Surprise tax blue-ticks tokens
Also in today’s edition: Healthcare gets a booster dose; FinMin banks on digital; Tax break for start-ups; Spotify does a Facebook; Online gaming wars begin
Good morning! Chetan Bhagat is without a book contract. So are authors Amish Tripathi, Ashwin Sanghi, Devdutt Pattanaik, Nalin Mehta, Josy Joseph, Aakar Patel, and M Rajshekhar, who is a contributor to The Intersection too. Amazon-acquired Westland Books shut its operations on Tuesday. Is there more to it than meets the eye? That's a question everyone's asking.
We have a special #Budget2022 edition of The Signal Daily. First we address the elephant in the room: the Crypto Tax. Additionally, we also break down the Budget 2022 presentation for our listeners.
The Market Signal*
Stocks: Domestic investors gave a big thumbs-up to the Union Budget with a broad-based rally. Even Zomato and Paytm shares which were mauled over the past several sessions jumped as the finance minister rolled out the red carpet for the new economy. Metal, banking, defence, solar stocks rallied.
Crypto Tax Divides Community
The cryptocurrency and NFT community can breathe easy, for now. In a step that can only be seen as moving forward, the Union Budget 2022-23 announced a tax on virtual digital assets. Institutions are happy. But some investors are livid.
Highest slab: The transfer of virtual digital assets such as cryptocurrencies and NFTs will be taxed at 30%. There will also be a 1% tax deducted at source on transactions beyond a certain threshold. Additionally, recipients of gifted digital assets will also be taxed.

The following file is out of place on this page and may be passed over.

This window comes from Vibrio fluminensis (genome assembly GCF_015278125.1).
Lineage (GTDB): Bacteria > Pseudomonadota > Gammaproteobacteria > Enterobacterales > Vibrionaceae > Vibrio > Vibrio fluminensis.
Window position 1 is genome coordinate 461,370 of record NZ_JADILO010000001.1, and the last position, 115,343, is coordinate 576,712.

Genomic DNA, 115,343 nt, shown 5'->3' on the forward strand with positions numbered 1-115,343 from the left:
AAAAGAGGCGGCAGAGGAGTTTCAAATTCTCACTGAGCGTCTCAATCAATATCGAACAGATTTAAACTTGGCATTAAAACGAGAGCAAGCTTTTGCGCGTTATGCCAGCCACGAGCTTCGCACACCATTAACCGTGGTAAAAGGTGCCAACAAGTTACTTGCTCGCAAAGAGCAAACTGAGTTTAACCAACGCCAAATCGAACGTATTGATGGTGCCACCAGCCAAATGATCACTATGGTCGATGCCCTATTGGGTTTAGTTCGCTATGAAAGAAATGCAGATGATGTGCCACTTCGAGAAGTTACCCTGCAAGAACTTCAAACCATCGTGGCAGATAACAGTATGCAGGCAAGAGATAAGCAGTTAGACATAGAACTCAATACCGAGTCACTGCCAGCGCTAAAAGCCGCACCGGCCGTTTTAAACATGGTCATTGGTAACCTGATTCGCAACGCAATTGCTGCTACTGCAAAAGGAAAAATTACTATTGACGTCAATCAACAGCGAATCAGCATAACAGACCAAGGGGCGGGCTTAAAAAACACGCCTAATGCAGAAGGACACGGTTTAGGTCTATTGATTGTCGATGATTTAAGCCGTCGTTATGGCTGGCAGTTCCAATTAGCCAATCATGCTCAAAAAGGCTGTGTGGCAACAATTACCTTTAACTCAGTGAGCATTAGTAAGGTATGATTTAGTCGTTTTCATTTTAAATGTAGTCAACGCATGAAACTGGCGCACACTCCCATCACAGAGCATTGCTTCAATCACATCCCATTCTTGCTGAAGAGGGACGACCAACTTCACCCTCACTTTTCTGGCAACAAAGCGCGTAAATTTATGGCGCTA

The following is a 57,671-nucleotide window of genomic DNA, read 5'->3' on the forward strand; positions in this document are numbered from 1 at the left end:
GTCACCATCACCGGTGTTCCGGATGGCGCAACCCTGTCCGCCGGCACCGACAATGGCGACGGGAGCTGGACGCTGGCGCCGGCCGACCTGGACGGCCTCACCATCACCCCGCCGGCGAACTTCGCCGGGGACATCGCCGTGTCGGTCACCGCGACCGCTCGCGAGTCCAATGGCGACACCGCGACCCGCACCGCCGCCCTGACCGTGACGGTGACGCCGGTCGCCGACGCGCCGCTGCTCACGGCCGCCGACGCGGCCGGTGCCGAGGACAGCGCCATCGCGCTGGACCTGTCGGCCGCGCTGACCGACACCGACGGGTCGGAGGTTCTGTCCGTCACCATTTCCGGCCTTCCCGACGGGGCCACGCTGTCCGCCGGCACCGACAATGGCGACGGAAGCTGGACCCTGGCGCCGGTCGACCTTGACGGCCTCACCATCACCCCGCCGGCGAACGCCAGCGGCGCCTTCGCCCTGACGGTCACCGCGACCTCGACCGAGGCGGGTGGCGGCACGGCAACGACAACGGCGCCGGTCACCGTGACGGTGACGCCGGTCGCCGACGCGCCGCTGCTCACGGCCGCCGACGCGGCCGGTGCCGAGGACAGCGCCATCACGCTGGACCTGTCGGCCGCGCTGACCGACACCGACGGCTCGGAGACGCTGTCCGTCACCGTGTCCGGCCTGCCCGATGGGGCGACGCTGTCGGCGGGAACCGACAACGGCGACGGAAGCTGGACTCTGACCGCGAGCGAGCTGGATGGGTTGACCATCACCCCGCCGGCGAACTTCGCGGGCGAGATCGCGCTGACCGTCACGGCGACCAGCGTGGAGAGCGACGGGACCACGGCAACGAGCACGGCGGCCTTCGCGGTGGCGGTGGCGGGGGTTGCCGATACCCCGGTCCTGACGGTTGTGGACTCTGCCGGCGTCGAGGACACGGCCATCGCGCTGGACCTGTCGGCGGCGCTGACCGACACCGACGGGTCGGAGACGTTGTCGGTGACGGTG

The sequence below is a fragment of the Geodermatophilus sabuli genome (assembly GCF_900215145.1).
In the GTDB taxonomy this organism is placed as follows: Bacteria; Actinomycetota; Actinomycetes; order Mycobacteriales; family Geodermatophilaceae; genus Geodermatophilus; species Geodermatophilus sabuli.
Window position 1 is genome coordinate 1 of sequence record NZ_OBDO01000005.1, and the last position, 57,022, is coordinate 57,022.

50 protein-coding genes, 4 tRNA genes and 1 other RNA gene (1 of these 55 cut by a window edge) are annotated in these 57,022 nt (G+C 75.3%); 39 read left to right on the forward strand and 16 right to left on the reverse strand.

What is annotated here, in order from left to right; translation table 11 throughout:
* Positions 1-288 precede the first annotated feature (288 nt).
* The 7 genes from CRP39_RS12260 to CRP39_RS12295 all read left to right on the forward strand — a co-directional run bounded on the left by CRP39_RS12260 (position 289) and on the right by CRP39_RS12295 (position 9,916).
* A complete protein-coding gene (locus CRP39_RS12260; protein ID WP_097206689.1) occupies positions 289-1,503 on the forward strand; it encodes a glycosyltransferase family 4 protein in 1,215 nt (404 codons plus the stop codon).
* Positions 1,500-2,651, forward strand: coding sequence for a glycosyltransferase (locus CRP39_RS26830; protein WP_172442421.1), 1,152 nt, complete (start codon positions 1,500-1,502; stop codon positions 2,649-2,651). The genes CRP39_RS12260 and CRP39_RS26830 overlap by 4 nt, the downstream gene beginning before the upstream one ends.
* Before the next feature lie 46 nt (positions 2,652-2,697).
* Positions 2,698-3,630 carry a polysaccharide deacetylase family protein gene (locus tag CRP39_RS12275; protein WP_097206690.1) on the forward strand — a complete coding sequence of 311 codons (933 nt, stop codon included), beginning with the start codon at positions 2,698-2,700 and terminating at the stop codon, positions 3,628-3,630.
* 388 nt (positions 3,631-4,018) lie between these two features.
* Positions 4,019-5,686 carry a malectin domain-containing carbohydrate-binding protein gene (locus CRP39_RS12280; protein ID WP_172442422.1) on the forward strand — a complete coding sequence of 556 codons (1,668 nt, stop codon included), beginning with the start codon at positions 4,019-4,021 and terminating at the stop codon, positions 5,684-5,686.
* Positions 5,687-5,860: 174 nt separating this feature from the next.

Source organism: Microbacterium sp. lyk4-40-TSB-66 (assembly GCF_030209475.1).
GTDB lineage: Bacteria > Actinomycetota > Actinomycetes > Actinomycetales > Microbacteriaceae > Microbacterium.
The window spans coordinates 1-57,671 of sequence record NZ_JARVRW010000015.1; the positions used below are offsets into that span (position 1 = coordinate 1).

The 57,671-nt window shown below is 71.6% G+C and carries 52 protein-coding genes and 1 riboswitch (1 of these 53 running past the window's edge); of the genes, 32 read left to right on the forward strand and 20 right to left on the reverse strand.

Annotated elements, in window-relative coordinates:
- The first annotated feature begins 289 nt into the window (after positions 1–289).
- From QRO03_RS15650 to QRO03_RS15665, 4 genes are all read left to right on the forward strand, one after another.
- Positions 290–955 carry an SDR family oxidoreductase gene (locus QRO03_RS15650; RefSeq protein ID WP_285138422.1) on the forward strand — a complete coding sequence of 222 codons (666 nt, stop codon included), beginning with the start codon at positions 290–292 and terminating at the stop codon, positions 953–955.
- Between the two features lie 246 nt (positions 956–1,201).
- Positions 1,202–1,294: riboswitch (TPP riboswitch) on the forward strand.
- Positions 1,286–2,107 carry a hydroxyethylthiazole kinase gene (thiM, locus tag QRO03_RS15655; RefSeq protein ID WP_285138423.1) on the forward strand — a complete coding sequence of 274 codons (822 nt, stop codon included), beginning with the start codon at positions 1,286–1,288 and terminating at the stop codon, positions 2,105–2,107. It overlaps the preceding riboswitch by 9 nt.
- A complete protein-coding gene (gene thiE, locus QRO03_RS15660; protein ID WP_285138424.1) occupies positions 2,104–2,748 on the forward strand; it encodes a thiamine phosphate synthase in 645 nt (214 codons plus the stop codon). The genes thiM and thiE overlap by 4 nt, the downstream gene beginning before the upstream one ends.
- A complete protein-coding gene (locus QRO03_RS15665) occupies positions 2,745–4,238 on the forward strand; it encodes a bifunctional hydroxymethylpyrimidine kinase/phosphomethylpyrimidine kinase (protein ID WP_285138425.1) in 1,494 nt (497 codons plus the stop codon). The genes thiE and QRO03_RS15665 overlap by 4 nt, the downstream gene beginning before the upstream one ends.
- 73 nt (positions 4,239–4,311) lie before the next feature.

Good news: Industry experts believe this is a move worth cheering. The announcement means that cryptocurrencies are unlikely to be banned in the country. Moreover, even though the tax is high, there is some clarity on how cryptocurrencies and NFTs will be taxed.
On a different note, the government also announced a digital currency backed by blockchain that will be released by the Reserve Bank of India.
Some Love, Some Hate For Healthcare
Healthcare experts have mixed reactions to FM Nirmala Sitharaman’s Budget speech. While digital and mental health got their share of attention, the Budget paid less than lip service to essential and public health allocations.
Disappointment: The measly 0.2% higher allocation of ₹86,200 crore compared to last year’s Budget has drawn criticism, considering we're in the midst of the third wave of the Covid-19 pandemic. Allocation for several autonomous institutes under the health ministry, such as AIIMS, has been marginally raised.
Love-all, Startups To Serve
In an attempt to kindle entrepreneurial energy, finance minister Nirmala Sitharaman has rolled out a slew of measures to boost the startup and digital ecosystem, even giving a tacit legitimacy to the unregulated crypto sector.
Big on infra: Sitharaman pledged to bump up government spending on infrastructure, a step she said would help “crowd in” private investment. She also unveiled a 25-year ambition to build highways, waterways, railways and logistics hubs, planning for which will begin now. Only 25,000 km of highways are part of the plan for 2022-23. The minister opened additional emergency credit lines for MSMEs for sectors particularly ravaged by the pandemic.
Digitisation: The FM’s speech was also peppered with initiatives for digitising almost every service, including land documentation and registry, interoperability of post office and bank accounts, and accelerating the process for winding up companies.
System integration: The government plans to create a digital single window system that integrates both state and central approvals in one place. It wants an integrated public healthcare system as well.
The FM has gone all in on ‘digital’, hoping that data, connectivity and the technological wizardry of new age entrepreneurs will serve as a growth engine in 2022-23.